Let there be no misunderstanding between us. Henceforth you will pay only the slight assessment indispensable for the maintenance of order and the enforcement of justice.
But also, please note, each one of you is responsible to himself for his own subsistence and advancement. Turn your eyes toward me no longer. Do not ask me to give you wealth, work, credit, education, religion, morality. Do not forget that the motive power by which you advance is within yourselves; that I myself can act only through the instrumentality of force. All that I have, absolutely all, comes from you; consequently, I cannot grant the slightest advantage to one except at the expense of others.
Unite your efforts for your individual good as well as for the general good; follow your inclinations, fulfill your individual destinies according to your endowments, your values, your foresight. Expect from me only two things: freedom and security, and know that you cannot ask for a third without losing these two.
If those had been the motivating principles of revolution, Bastiat considers the consequences.
Can we imagine citizens, otherwise completely free, moving to overthrow their government when its activity is limited to satisfying the most vital, the most keenly felt of all social wants, the need for justice?
Look to the state for nothing beyond law and order! Count on it for no wealth, no enlightenment! No more holding it responsible for our faults, our negligence, our improvidence! Count only on ourselves for our subsistence, our physical, intellectual, and moral progress!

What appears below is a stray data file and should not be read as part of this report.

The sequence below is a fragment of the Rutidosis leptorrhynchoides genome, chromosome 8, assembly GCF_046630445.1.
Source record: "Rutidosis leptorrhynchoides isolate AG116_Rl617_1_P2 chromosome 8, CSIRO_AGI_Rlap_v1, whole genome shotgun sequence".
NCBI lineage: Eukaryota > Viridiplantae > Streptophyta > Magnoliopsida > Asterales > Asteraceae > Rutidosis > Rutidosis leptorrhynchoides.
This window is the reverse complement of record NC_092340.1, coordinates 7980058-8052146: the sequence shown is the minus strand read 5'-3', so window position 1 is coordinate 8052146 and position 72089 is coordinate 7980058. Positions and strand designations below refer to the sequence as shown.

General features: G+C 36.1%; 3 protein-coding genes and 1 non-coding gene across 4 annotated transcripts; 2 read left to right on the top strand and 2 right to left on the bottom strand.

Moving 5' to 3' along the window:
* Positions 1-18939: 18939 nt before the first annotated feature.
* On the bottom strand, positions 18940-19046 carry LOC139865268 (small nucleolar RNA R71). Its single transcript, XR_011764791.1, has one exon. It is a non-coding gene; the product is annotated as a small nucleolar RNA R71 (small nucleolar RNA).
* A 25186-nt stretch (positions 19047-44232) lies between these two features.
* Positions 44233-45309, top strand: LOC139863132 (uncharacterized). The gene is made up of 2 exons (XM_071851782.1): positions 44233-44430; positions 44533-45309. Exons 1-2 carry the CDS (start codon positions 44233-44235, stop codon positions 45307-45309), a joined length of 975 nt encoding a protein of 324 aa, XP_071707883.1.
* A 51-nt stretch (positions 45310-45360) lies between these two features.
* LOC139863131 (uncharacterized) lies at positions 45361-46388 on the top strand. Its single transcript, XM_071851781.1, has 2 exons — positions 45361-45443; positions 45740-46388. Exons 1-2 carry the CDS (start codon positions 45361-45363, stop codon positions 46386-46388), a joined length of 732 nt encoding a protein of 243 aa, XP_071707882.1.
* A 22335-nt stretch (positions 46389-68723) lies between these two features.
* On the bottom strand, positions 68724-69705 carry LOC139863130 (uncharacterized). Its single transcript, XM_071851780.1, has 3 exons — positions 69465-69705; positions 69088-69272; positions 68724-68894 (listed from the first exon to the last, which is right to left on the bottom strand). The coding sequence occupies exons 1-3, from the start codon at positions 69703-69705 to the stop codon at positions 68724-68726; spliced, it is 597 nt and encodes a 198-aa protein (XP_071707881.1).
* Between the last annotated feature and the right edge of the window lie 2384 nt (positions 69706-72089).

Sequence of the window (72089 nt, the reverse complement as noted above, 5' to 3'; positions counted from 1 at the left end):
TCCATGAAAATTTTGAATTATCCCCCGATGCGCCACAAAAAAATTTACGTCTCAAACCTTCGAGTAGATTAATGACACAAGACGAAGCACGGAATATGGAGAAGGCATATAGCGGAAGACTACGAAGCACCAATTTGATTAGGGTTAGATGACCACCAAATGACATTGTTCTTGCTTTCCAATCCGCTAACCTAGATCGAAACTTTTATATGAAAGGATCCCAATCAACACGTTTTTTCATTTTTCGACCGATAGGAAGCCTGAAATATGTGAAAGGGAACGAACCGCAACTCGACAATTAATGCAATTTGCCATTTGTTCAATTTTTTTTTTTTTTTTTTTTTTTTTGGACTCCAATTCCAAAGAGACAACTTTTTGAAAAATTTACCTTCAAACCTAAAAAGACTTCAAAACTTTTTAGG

Will you never understand that the state cannot give you something with one hand without taking that something, and a little more, away from you with the other? Do you not see that, far from there being any possible increase of well-being in this process for you, its end result is bound to be an arbitrary government, more galling, more meddling, more extravagant, more precarious, with heavier taxes, more frequent injustices, more shocking cases of favoritism, less liberty, more lost effort, with interests, labor, and capital all misdirected, greed stimulated, discontent fomented, and individual initiative stifled?
Why do our legislators thus contravene all sound notions of political economy? Why do they not leave things in their proper place: altruism in its natural realm, which is liberty; and justice in its, which is law? Why do they not use the law exclusively to further justice?
Justice is liberty and property. But they are socialists . . . they have no faith, whatever they may say, in liberty or in property or, consequently, in justice. And that is why we see them . . . seeking to achieve the good by the constant violation of the right.
What is the resulting choice we are faced with in pursuit of expanded social cooperation and advance?
Must we recognize the right of every man to his property, his freedom to work and to exchange on his own responsibility, whether to his profit or his loss, invoking the law, which is force, only for the protection of his rights; or can we reach a higher plane of social well-being by violating property rights and liberty, regulating labor, disrupting exchange, and shifting responsibility away from the individual?
In other words: Must the law enforce strict justice, or be the instrument of organized confiscation.
In a country that, until recently at least, laid claim to providing “liberty and justice for all,” the answer seems clear to me. But America seems to be awash with those arguing that justice is the highest political end (in contrast to Lord Acton, who knew that liberty is itself the highest political end) while redefining justice in a way that violates liberty.